Recently, the US Department of Health and Human Services recommended lowering the “recommended” amount of fluoride in public water sources due to rising rates of dental fluorosis, and the Environmental Protection Agency released a research review showing an increased risk of bone problems due to long-term ingestion of high levels of fluoride. (Read about it here.)
Around the same time, a study was published in Environmental Health Perspectives which showed that fluoride exposure may lower children’s IQs.
So in the midst of this growing concern about fluoridation, what do we find in the Washington Post? Check out the headline:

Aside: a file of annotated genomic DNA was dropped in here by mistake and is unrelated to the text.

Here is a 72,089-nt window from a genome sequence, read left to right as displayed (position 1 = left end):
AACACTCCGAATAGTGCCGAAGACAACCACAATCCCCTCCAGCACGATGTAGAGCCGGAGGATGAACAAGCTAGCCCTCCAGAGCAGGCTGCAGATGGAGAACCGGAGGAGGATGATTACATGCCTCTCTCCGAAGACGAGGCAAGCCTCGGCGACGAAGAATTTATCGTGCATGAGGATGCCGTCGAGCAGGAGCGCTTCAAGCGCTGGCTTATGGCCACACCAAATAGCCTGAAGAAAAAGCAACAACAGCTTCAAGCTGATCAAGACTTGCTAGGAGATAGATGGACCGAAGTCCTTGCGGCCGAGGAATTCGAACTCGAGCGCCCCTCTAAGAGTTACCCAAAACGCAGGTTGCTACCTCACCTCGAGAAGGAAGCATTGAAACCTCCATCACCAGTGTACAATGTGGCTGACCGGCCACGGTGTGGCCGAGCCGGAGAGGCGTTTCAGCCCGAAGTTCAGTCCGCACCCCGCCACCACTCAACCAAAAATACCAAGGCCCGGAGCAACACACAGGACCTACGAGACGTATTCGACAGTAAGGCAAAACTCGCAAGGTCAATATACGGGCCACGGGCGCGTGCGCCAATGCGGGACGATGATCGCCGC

According to this story, filtered and bottled water are potentially “dangerous” to dental health because they may not contain enough fluoride.
No wonder so many people are confused.
If you’re among those folks, we encourage you to take some time to read the facts about fluoride – facts from the ever-growing body of research showing that not only does supplemental fluoride not help (even the ADA’s own journal has published research casting doubt on this fluoride myth) but in fact may do harm.